Regulators closed four banks in the United States on Friday, including one in Colorado with over $1 billion in assets, bringing the total number of closures this year to 84.
The largest of the failed banks, the Community Banks of Colorado, had $1.38 billion in assets and $1.33 billion in total deposits as of June 30, the Federal Deposit Insurance Corp said. It is the largest bank to fail since August 19, 2011.
Bank Midwest, NA, Kansas City, Mo., agreed to assume all the deposits of Greenwood-based Community Banks of Colorado and to purchase essentially all of he assets. Its 40 branches will reopen on Saturday as branches of Bank Midwest.
The Federal Reserve Board, which appointed the FDIC as the receiver of the Colorado-based bank, said it had been critically undercapitalized since July 29.
Among other banks to fail on Friday included two in Georgia and one in Florida.
In Georgia, regulators closed Community Capital Bank in Jonesboro and the Decatur First Bank in Decatur.
State Bank and Trust Co, Macon, Ga., has agreed to assume the deposits and purchase essentially all of the assets of Community Capital Bank, which as of June 30 had $181.2 million in assets. State Bank and Trust Co is a subsidiary of State Bank Financial Corp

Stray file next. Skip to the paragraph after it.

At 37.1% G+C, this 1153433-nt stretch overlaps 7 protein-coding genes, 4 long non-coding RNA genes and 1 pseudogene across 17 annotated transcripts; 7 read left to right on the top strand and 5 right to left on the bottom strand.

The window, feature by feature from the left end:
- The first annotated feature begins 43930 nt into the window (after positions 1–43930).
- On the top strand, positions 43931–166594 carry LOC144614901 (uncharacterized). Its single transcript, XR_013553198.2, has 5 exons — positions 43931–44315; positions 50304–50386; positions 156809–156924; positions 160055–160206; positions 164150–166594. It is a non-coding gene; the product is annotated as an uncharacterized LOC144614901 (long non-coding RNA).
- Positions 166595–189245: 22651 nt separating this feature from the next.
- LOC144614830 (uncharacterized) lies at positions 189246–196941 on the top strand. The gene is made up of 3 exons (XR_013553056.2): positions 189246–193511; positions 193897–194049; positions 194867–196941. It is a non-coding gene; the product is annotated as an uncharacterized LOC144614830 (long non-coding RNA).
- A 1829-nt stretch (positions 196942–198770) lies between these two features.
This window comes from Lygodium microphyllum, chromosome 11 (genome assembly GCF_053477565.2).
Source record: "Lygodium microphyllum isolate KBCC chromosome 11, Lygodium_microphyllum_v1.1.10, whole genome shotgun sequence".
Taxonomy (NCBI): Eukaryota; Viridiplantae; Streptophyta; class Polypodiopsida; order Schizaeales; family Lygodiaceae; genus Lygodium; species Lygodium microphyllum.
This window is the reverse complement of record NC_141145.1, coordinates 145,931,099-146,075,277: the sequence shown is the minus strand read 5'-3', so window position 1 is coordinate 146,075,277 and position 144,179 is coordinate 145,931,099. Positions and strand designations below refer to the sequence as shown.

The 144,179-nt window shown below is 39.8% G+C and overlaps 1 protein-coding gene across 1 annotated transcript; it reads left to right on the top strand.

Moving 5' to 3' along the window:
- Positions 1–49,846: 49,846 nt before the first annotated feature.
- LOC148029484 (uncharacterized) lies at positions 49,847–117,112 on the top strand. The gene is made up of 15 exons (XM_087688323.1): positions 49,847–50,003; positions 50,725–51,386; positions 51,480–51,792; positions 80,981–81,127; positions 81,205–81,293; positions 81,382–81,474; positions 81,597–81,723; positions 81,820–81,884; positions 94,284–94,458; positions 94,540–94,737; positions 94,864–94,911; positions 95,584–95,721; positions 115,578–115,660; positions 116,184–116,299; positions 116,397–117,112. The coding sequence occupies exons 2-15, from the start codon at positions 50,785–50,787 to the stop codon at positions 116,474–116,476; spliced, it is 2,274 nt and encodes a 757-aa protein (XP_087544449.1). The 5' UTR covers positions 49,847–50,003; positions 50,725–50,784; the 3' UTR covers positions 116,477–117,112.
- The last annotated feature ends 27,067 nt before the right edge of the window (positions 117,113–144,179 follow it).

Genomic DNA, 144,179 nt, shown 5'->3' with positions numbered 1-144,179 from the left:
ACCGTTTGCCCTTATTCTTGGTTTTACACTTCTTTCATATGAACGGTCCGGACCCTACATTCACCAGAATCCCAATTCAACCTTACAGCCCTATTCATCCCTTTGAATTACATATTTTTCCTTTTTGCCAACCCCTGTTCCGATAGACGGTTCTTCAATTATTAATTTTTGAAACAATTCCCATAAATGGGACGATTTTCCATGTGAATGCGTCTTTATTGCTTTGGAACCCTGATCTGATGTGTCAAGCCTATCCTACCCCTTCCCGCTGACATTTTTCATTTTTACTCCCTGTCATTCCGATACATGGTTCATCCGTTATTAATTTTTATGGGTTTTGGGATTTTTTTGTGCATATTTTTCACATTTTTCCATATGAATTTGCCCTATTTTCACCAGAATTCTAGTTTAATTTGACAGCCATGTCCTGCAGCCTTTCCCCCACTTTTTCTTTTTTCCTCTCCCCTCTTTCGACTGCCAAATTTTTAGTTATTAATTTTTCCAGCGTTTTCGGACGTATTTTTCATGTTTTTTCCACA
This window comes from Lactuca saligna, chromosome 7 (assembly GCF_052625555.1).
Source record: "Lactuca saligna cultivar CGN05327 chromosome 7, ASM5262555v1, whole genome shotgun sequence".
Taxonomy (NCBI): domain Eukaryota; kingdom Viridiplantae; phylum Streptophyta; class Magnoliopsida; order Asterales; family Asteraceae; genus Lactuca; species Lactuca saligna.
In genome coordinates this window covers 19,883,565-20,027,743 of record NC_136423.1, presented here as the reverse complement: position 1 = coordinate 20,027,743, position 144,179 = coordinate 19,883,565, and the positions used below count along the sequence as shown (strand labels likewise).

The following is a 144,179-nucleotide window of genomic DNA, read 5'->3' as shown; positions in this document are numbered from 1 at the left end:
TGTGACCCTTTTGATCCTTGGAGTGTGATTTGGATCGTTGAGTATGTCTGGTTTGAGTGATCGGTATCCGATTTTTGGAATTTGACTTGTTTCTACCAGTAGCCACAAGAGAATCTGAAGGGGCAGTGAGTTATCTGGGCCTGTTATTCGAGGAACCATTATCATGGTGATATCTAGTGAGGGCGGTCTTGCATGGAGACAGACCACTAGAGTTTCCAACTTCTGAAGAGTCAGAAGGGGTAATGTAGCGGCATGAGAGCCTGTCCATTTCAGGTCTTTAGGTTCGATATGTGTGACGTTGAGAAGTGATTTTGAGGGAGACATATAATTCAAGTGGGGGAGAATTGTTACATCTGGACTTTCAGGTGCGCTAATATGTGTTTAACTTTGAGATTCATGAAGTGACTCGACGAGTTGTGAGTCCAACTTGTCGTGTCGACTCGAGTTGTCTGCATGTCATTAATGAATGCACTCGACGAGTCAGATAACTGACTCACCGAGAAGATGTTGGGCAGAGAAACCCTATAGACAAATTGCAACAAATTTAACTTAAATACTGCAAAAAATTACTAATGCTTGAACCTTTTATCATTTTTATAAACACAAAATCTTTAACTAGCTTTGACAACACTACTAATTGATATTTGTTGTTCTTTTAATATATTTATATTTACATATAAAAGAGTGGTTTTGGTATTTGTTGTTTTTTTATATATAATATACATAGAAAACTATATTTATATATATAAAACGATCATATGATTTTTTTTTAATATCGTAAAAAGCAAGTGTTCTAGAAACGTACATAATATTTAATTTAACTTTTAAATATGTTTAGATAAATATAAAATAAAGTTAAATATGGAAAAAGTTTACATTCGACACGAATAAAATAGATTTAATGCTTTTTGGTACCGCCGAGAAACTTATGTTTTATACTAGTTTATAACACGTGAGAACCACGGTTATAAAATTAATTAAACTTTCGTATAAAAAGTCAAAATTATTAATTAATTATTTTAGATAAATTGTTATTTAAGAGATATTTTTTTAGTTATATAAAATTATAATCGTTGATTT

Fidelity Bank, Atlanta, meanwhile, agreed to assume all of the deposits and purchase essentially all of the assets of Decatur First Bank. Decatur First Bank had about $191.5 million in assets, and $179.2 million in deposits as of the end of the end of June.
In Florida, regulators shut down the Old Harbor Bank in Clearwater, and entered into an agreement with 1st United Bank of Boca Raton to assume the bank's deposits and purchase almost all of the assets. Old Bank Harbor had $215.9 million in assets as of June 30 and $217.8 million in total deposits.
Friday's four bank failures cost the FDIC's insurance fund an estimated $358.8 million. The Colorado bank's failure made up the bulk of that cost with and estimated $224.9 million.
Most of the banks that have failed so far this year have had less than $1 billion in assets, illustrating the problems facing small banks.
FDIC officials, however, expect there to be fewer failures this year than in 2010 when 157 banks were closed.
(Reporting by Sarah N. Lynch and Dave Clarke; editing by Carol Bishopric)